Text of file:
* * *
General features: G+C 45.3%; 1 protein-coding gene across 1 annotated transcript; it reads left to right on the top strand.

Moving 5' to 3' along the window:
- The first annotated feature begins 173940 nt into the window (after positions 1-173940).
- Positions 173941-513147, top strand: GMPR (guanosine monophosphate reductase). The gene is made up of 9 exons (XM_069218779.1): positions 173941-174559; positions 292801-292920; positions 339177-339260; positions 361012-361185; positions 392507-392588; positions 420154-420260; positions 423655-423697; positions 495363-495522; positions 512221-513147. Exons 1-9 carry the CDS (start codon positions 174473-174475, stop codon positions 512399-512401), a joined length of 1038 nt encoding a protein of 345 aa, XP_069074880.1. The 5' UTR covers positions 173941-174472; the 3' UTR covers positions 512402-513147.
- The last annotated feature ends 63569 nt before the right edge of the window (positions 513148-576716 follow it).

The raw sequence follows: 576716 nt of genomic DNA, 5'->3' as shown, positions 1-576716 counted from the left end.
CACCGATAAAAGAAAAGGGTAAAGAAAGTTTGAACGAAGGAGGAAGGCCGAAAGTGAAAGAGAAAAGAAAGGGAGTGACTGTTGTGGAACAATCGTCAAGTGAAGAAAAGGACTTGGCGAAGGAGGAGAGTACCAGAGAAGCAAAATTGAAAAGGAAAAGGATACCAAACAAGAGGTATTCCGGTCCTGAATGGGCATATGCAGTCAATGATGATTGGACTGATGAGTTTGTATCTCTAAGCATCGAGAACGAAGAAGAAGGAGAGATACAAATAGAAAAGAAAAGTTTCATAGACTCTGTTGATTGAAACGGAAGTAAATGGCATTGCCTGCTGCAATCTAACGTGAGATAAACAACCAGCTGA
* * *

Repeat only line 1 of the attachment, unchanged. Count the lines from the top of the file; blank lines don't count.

General features: G+C 45.3%; 1 protein-coding gene across 1 annotated transcript; it reads left to right on the top strand.